Wednesday, January 02, 2019

It's 2019. What's a blog?

I am returning to blogging because
I need a space to record honestly and hold myself accountable.

On a particularly low day, I took a sick day off and just sat and re-read several pages of this forgotten blog of mine.

Was a big help - I went from wallowing in self-loathing to reliving the past 5-6 years of our lives. Ended up feeling very proud of how B and I dealt with all the various challenges that came our way, and how we evolved from it. Also made me nostalgic and made me miss my dear FIL.

For the past many months, I have, as I am wont to be, been very hard on B and myself for having not got our sh** together about the whole having a child business. Reading this blog made me realize, how it came to be that way. It's not entirely unreasonable, given everything else that we dealt with. It's easy to forget how hard some things were, when we are past it, and reduce it to "oh, a lot of people took care of a sick parent and made babies". But it's really never that simple, is it?

Fast forward a few years later to where we are now. Moved again, almost 2 years ago, after B's father passed away. In my mind, I thought this would be the big break for us personally, and B would enjoy the new role he took up. Quite the opposite. The move backfired pretty badly - B hated his new job, eventually quitting it, and staying unemployed for a few months before better opportunities came his way. If I thought R2I was hard, this was a whole different challenge. New place, steeply expensive, no semblance of a support system and intense regret for leaving family and a decent gig behind us. Add to that pile, whittling away remnants of your fast disappearing fertile months in this quagmire of stress and unhappiness.

Upside- I lost 5 kilos. Heh..

Anyhow. The best piece of advice I got, during this time was, "de-catastrophize". And I tried to make that my mantra. It can be very helpful.

And now here we are again. B is quite happy in a new job with a great bunch of people. I'm still finding my bearings at mine, but if there's anything I learned from B's experiences, good opportunities take their time coming, but you got to be ready to receive them when they do come, by being on top of your game and keeping your self-esteem intact. So wallowing and being morose ain't helping. Onward and upward.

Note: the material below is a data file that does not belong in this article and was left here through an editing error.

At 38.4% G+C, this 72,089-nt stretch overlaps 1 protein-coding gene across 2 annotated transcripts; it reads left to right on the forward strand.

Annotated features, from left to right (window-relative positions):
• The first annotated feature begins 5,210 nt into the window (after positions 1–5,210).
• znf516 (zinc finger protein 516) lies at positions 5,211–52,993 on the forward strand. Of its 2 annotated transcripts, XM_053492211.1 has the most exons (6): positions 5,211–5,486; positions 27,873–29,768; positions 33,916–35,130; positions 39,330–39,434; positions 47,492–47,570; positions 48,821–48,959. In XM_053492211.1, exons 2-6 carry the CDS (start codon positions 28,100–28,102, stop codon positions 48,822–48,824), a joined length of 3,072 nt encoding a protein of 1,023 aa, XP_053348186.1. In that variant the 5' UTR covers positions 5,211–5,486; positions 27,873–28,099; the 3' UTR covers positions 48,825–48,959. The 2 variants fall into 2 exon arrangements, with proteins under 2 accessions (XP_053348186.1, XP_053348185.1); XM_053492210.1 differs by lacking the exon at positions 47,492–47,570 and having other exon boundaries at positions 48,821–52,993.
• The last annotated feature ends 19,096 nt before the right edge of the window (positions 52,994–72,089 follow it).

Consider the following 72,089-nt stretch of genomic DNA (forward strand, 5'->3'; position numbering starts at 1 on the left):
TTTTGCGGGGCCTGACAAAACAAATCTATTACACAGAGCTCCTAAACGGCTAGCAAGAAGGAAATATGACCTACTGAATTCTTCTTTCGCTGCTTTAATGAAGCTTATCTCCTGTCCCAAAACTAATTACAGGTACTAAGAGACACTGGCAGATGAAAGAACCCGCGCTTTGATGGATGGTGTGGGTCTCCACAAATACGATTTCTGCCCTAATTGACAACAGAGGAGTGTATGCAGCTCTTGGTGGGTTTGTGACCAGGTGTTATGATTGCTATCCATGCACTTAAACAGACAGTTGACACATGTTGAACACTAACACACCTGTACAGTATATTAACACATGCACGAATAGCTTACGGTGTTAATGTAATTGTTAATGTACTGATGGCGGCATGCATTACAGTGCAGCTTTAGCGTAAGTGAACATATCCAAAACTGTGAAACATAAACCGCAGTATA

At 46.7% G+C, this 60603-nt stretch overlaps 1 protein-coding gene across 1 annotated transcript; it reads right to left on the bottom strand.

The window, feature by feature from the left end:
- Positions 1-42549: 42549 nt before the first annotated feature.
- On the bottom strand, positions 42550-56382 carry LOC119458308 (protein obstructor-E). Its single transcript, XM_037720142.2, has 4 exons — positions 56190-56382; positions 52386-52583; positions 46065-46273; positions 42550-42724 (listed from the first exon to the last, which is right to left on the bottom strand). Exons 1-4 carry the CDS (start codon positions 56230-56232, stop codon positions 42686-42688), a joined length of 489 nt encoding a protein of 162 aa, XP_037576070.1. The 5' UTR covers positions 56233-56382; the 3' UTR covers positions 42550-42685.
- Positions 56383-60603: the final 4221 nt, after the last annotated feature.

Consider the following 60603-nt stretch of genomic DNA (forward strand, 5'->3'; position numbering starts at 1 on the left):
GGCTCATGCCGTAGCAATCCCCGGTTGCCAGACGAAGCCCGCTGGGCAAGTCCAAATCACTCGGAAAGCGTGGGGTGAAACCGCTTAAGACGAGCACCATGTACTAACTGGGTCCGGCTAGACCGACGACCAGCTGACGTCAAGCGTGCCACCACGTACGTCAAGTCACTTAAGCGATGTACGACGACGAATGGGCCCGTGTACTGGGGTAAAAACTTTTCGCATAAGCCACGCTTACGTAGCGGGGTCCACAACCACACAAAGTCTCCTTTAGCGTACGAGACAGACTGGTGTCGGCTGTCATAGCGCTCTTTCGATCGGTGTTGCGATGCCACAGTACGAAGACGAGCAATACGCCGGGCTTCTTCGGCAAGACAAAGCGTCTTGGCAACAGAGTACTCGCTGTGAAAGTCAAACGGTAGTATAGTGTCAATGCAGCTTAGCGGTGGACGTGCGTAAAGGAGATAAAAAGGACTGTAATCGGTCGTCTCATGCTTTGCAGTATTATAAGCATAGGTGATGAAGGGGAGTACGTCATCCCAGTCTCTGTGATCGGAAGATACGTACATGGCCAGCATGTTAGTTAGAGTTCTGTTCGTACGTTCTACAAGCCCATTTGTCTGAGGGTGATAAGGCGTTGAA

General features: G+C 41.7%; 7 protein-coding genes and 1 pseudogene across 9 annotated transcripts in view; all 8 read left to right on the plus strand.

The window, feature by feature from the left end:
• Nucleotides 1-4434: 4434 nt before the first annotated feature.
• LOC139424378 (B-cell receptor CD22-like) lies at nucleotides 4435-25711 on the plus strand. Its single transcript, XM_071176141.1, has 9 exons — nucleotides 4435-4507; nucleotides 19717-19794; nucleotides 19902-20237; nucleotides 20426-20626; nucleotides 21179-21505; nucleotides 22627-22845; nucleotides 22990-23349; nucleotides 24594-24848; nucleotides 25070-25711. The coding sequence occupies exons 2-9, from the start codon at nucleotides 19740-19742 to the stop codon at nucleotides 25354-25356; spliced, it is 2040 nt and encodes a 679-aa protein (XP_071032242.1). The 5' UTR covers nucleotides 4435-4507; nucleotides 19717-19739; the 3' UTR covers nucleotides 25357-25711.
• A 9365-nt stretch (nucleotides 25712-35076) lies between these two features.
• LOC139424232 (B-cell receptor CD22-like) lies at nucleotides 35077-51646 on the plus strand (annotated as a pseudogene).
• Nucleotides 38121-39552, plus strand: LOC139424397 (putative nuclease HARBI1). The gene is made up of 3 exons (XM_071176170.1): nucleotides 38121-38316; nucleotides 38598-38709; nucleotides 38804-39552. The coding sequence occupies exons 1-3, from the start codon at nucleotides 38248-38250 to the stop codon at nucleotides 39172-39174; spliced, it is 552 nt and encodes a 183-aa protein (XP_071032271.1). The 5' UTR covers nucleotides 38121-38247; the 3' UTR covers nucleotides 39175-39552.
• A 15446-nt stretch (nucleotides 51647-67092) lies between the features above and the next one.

I celebrated my 4-0, we decided we really did want to have a child, and ..took a step towards registering for adoption.

I think that's the best thing we did. Sure, there's a lot of fear, trepidation, uncertainty, worry about the lateness of it all. But I think we will be fine.

To 2019!

Sunday, February 05, 2017

I think I am back

The best part about having a blog. Come and go as you please :-)

B's dad - my father-in-law passed away recently, after a 6-7 year long uphill struggle with dementia. I like to think the early years weren't as much of a struggle, and we were very lucky to be able to be there for him, with him and improve his quality of life in whatever way we could. Ironically, given that his cognition was only mildly impaired then, I also realize that he was the most affected by his situation at that point- irritation and frustration at himself, at having to depend on others for little things, inability to read the paper or do simple things that he enjoyed. But I saw him develop his own ways of dealing with it all as the years went by, and in the face of such a horribly debilitating condition, I remain thankful for the smaller mercies- a good geriatric doctor who guided us, a helpful local chapter of dementia caregivers association, a very caring and sympathetic full time attendant we had for the last year, a supportive maid at home, and of course, the financial ability we had to tap into all these resources.

The last year was definitely the hardest, on him, and on all of us. After a single hospitalization, he was pushed past a brink that rendered him bedridden for all practical purposes. He gradually stopped talking coherently, had to be diapered and hauled between bed and chair...fed by the attendant. He reacted to us, responded to our voices, to his attendant's voice, but in the last months, we saw that also fade out. To the point when we realized our presence/absence was not making a difference.

Around now, a very good career opportunity came B's way. It would mean moving countries, and either admitting his dad in a hospice or taking him with us. We chose the hospice route, based on a lot of reasoning and practical thinking and advice of his geriatrician.

Over the weeks, his condition had gotten worse. He seemed duller than usual, and had stopped eating/drinking -or rather - had stopped swallowing what was being fed to him. All the signs were there. Just as we planned to admit him to the hospice for a "trial", he passed away peacefully one morning, almost as if he didn't want to put us through this experience or go through it himself.